In order to see how this scan differs from the scan taken earlier in the week, see the plot below.

The most important thing to notice from this is that changing the parabolic mirrors around and realigning the microscope will result in a change in beam shape to some extent. Adjusting the setup and then doing a scan by hand to test the profile is maybe not the easiest way to do this, but it is definitely a rather straight-forward way to see how the beam looks.

I hope to maybe look into some of these things a bit more in the final week, though there are a lot of things which I may focus on -- the waist size as a function of frequency, the N2 data, the "F" in the beam, etc.

A Better Scan in the y-direction

I spent most of today (Thursday) in catching up with my notebook and MATLAB graphics from this past week, though I was able to adjust the lens and stage in order to take a better range of data in the y-direction. The idea is pretty self-explanatory, so I do not feel as though I need to go into it too much -- I made it possible to scan over more distance in the y-direction by moving the lens.

The new y-scan is shown in the plot below. The second plot which directly follows is simply this new scan and the scan from yesterday.

It is pretty obvious that the two scans from today and from yesterday are very similar, with the scan today being a bit more symmetrical. What is interesting to look at is what is happening on the outer edges of this scan from today; after the signal goes to zero. We see that the signal increases a bit and it almost looks as though it could be similar to a diffraction pattern. However, I do not think this is the case.

What happens is that we get the signal by the lock-in being able to read a chopped signal and reference it with when the signal is on and off. When the excitation beam is not incident on the Si then the lock-in is not reading a chopped signal -- it is just reading a stream of signal which ends up just being noise, which is most likely what we are seeing here. It is possible to simply think of it as there being a threshold, after which point the signal does not mean anything. This is what we are seeing.

A Switch to Ellipsometry

Since I am running a bit short on time, we decided to move this setup today (Wednesday) from the spectroscopy setup to the ellipsometer setup to try and characterize the beam. Since the beam was probably too wide at the waist (in between the two parabolic mirrors), we placed the Si wafer in front of the receiver to look at the distribution at this position. A sketch of this is shown below (a very rough sketch... just to show placement of components).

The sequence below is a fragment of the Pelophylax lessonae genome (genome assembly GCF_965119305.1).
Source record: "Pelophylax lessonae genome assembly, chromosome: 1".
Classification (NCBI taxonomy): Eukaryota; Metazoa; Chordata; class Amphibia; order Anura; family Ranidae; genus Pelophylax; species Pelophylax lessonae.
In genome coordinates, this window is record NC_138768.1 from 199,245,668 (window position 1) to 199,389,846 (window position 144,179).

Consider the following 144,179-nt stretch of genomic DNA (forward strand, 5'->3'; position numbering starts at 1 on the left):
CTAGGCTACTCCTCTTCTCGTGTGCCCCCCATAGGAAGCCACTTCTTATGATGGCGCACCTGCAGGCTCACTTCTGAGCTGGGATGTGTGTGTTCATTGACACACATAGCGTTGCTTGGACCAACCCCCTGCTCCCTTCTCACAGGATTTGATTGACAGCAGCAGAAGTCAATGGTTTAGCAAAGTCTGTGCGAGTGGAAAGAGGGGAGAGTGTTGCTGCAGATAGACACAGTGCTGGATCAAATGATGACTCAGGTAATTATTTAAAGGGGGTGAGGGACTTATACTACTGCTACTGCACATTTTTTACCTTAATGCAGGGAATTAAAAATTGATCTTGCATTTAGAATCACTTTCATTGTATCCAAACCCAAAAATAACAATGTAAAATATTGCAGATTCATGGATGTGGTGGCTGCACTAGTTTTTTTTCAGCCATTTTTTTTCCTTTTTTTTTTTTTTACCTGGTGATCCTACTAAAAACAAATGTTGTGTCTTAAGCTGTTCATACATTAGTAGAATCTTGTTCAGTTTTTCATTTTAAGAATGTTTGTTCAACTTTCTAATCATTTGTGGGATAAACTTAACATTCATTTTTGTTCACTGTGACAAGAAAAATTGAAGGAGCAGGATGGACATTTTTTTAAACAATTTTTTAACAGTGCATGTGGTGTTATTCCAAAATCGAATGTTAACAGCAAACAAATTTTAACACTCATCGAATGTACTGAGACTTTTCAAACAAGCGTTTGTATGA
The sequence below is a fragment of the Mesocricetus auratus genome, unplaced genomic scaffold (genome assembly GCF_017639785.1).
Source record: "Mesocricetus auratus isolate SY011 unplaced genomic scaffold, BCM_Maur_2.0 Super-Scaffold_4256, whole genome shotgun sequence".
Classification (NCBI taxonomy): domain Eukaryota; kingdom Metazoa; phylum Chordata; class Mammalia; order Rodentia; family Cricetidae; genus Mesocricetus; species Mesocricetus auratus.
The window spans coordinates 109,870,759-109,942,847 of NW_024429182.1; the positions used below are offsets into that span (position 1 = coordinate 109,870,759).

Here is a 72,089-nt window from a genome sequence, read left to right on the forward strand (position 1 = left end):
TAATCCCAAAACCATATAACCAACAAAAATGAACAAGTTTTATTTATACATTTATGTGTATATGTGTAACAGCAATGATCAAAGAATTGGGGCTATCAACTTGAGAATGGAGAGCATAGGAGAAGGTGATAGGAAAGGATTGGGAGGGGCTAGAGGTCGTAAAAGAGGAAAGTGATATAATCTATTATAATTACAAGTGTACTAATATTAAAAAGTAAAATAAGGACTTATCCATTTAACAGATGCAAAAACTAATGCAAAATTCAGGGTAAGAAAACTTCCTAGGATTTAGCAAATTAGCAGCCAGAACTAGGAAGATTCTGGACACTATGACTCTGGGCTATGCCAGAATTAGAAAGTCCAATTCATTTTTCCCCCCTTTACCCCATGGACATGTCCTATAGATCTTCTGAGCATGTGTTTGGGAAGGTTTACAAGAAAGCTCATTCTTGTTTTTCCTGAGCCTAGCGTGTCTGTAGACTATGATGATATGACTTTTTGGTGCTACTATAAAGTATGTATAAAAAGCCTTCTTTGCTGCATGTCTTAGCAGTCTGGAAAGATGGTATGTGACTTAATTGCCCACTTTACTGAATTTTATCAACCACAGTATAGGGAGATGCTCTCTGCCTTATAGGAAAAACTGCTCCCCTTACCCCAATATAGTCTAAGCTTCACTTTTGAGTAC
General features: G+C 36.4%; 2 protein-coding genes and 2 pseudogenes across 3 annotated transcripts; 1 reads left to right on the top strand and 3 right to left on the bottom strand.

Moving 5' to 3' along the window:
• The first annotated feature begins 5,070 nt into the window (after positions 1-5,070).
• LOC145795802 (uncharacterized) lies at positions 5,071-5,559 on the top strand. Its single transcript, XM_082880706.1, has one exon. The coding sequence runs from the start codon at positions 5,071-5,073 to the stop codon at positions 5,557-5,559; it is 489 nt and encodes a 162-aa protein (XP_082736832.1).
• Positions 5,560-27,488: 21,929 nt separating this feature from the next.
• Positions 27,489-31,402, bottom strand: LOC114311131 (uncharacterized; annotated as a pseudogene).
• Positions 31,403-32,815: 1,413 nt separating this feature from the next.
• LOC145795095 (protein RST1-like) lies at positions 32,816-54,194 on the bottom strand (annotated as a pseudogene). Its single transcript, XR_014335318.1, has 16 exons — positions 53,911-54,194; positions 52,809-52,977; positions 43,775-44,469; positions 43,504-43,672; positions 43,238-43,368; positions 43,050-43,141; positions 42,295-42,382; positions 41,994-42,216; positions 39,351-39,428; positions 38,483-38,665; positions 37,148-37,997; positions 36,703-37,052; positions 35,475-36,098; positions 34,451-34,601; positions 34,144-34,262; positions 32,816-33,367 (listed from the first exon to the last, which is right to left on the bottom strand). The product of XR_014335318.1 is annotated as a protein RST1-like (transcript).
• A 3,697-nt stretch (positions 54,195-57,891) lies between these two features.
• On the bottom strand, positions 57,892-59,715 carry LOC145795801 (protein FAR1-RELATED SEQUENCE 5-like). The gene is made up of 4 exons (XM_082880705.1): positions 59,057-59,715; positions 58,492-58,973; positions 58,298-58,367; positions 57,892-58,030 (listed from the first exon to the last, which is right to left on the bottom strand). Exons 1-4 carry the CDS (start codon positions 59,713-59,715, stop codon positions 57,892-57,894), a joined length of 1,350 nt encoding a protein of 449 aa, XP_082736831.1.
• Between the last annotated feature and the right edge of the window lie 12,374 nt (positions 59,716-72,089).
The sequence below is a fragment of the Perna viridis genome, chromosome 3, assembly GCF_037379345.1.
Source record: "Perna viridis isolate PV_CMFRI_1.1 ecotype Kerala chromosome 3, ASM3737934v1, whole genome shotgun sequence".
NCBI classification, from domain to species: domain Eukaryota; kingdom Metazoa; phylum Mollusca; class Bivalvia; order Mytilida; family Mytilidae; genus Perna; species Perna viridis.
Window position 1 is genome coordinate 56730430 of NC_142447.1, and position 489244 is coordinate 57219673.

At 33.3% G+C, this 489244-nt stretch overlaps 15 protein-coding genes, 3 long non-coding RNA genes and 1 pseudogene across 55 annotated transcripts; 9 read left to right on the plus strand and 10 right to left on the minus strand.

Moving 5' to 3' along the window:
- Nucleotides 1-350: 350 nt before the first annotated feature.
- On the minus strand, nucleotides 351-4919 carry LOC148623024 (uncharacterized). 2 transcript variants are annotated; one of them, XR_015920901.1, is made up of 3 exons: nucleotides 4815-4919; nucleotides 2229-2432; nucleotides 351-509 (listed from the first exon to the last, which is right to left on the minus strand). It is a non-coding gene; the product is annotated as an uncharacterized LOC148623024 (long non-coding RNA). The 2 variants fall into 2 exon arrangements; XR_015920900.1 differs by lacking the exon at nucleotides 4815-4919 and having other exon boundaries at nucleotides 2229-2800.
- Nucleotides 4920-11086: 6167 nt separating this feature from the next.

The dotted black line again represents the excitation beam, the pink components represent the lens and lens arm, which are attached to the translational stage, shown as the grey square. The darker grey squares are the emitter and receiver for the THz signal, the blue ovals are the parabolic mirrors, and the black disc represents a mirror which the excitation beam reflects off. Finally, the grey disc again represents the Si wafer.

After taking an x- and y-lateral scan over the Si wafer, I found some very interesting looking profiles, especially in the x-direction. A plot showing both directional scans is shown below.

Clearly the x-direction is very strange, while the y-direction almost looks like an upside-down parabola. The features in the x-directional scan, I think, help to reinforce the idea that perhaps the incident angle does not have much effect on the profile of the beam and that possibly the alignment of the actual microscope is what should be adjusted in order to correct any sort of skewness. In terms of the y-direction, it would be nice to take a wider range of data; and by this, I simply mean having more data points on the edges of the scan. I hope to do this tomorrow after adjusting the lens and stage.

Overall, it is very interesting to see such an odd profile in the x-direction -- and I think the most interesting thing is that the scan is extremely smooth, as opposed to some more "rigid" scans.

I also should mention that the lock-in was much less noisy in this setup than in the spectroscopy setup. Perhaps this has to do with the THz setup in general, the excitation beam, or something else. Also note that the relative amplitude is much less than what we saw in the spectroscopy setup, where we would see amplitudes of 4 or 5 mV, here we see just over 2 mV.